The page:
Riverfest brings crowds to downtown

By Lynn R. Parks

Take 500 pounds of barbequed beef, shredded for sandwiches. Mix in 420 lemons, 35 pounds of sugar, thousands of hot dogs, dozens of kielbasa and hundreds of crab cakes.

Toss with music, jugglers, contests and warm, summer weather, and what do you get? Riverfest, Seaford's annual festival to celebrate its downtown and the Nanticoke River that flows nearby.

The city of Seaford held its 17th annual Riverfest last weekend. The festival started Thursday evening with opening ceremonies and continued Friday evening with entertainment and the Little and Junior Miss Riverfest pageants.

Saturday was the festival's big day. Thousands of people walked along High and Market streets and visited the food and other vendors there, said Trisha Newcomer with the city of Seaford. In addition, about 400 people took place in the festival's signature event, the Nanticoke River Float-In, Newcomer said.

"I would like to personally thank the mayor and city council, everyone on the Riverfest committee and the numerous volunteers who freely gave their time to make this year's event the success it was," Newcomer said.

The people who participated in the Float-In got in the water just west of U.S. 13 and floated and paddled their way to the city's canoe launch, on South North Street.

Nicole Stolar, Drew Rehanek and Drew's son, Skyler, 5, all from Federalsburg, Md., were the first to get out of the water at the canoe launch. It took them one hour and 16 minutes, in two yellow and blue inner tubes, to float and paddle.

"This was awesome," Stolar said. Skyler especially liked it when passing boats generated a little wave action, she added. "We've been to the festival before, but never did the Float-In," Stolar said. "We will definitely do this again."

Christopher Simon, Bridgeville, was also one of the floaters. "I really like the fact that it's a nice, long river and you get a lot of time to relax and soak up all the sun," he said.

Lucas Monson, 13, of Bridgeville, said that he decided to swim the distance, "just for fun." "It took a long time and I'm pretty tired," he said after he climbed out of the water. Even so, he had resisted the temptation to grab onto inner tubes that were floating nearby. "That would have felt like cheating," he said.

Storm Cannon of Seaford was standing at the canoe launch, waiting for his girlfriend, Laura Human, and her father, Tim, to come ashore.

Earlier in the day, he had been at the car show, where he had a 1967 Chevy C-10 pickup truck on display, and had walked around the festival, visiting vendors' booths and getting a funnel cake and a drink.

"I seen all the sights and a lot of familiar faces," Cannon said. Cannon is the owner of Joe Ben's Auto Shop on U.S. 13. He said that he was happy to see so many people in downtown. "It can't hurt a town's economy to have a couple of thousand of people visit," he said.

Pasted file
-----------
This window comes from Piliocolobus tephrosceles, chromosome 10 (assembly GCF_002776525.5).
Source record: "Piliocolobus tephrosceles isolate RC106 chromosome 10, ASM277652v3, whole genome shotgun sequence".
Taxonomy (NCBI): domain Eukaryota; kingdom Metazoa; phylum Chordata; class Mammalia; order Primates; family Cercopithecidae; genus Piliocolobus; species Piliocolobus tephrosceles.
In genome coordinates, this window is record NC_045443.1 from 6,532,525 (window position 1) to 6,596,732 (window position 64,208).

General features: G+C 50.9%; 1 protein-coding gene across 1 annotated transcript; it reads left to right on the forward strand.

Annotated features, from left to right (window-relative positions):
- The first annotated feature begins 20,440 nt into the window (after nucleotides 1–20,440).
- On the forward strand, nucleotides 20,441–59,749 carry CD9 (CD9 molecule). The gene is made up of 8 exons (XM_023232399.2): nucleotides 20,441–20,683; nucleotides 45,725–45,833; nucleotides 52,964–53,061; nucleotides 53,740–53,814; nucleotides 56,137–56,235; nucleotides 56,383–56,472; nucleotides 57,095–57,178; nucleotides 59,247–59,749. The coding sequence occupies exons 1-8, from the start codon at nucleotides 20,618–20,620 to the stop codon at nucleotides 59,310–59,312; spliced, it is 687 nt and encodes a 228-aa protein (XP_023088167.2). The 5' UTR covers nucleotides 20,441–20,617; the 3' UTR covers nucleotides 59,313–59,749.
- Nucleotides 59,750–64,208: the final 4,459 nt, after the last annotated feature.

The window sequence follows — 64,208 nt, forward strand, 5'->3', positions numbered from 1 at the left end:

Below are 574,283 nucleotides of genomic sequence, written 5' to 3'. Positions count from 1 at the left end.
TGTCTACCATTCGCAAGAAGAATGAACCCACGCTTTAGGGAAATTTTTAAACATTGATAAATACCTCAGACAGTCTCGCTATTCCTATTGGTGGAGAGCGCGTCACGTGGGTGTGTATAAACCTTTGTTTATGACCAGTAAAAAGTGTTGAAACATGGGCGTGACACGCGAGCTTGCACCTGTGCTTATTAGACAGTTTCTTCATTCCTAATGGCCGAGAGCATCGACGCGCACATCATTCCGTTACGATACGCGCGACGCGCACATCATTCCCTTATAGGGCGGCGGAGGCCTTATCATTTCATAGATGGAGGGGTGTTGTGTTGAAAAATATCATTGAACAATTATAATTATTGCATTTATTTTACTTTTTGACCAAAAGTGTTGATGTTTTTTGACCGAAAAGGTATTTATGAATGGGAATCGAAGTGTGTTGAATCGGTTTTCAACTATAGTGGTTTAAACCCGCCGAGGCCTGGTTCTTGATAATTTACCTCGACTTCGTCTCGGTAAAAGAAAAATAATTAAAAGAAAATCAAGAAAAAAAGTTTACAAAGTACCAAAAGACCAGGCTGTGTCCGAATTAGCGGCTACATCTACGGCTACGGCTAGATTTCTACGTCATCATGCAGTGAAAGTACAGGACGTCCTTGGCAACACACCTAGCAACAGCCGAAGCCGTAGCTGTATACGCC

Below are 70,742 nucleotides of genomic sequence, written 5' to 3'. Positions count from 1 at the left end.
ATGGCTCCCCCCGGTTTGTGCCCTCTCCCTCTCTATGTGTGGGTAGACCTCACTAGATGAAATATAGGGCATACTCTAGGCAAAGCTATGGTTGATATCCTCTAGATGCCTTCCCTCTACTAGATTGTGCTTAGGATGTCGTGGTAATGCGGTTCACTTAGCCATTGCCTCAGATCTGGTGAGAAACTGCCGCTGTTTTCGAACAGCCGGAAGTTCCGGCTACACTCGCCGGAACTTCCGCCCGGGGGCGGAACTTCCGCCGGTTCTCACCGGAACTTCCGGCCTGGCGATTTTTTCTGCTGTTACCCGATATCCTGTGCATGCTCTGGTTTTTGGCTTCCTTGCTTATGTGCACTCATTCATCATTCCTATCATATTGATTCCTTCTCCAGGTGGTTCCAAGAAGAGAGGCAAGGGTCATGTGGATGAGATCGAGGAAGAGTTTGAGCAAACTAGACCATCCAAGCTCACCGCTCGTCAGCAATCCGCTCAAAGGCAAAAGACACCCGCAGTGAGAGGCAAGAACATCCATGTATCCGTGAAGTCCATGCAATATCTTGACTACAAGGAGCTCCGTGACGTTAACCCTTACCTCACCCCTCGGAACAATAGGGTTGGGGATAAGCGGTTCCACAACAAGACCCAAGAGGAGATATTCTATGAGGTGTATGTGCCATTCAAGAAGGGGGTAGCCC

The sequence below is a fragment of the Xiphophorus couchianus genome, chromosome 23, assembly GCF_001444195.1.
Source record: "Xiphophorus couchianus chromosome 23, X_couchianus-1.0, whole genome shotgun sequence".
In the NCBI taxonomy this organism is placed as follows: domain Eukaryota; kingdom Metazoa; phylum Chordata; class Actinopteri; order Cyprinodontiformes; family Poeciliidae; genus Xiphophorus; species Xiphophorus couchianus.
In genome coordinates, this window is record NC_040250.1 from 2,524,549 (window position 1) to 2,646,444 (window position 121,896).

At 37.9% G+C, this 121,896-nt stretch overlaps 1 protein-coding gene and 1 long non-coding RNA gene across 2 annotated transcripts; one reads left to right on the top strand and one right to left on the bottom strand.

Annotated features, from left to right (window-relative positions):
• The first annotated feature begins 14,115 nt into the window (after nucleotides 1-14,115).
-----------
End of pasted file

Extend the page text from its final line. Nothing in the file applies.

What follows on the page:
Mike Covey, a member of Mt. Olivet United Methodist Church, was counting on all those people to help boost the church's missions fund. He was in charge of Mt. Olivet's lemonade stand, where he hoped to sell 800 glasses of the freshly-made drink.

"We've got 420 lemons, 35 pounds of sugar and I don't know how much water," he said. Using two lemons per glass, that was enough raw material for 840 glasses, he added. Proceeds will help pay for the annual missions trip to Cherokee, N.C., in which Mt. Olivet youth participate.

Near the lemonade stand, members of the Odd Fellows Lodge in Seaford sold hot dogs, kielbasa and crab cakes. "We started out with 333 crab cakes," said volunteer Charlie Good. No more, no less – "it's just how many we ended up with with the ingredients that we had," he added.

Business was brisk, Good said. "We'll be here until 11 o'clock tonight, unless we sell out first," he added. Ron Hurst Jr., a member of the Greenwood Volunteer Fire Department, was manning the large grill behind the department's barbecued beef stand. The department started out with 500 pounds of beef, he said.

"We didn't sell much Friday night," he added, probably because of area thunderstorms. "We hope that we can make up for that today." Sheila DiSaia of Seaford was at Riverfest with her three grandchildren, Joe DiSaia, 8, Brandon DiSaia, 6, and Emily DiSaia, 3, all from Baltimore. She and Emily were waiting while Joe and Brandon, strapped to large elastic cords, jumped up and down on a trampoline. Joe was a bit cautious on the device, provided by Vertical Reality. Brandon was a little more adventuresome.

"They saw this and couldn't wait to get over here," said their grandmother. The children had also enjoyed the Riverfest carnival and the car show, she added. After Joe and Brandon got unstrapped, they were heading to the food area to get something to eat. "This is a great day," DiSaia said. "The children love it."

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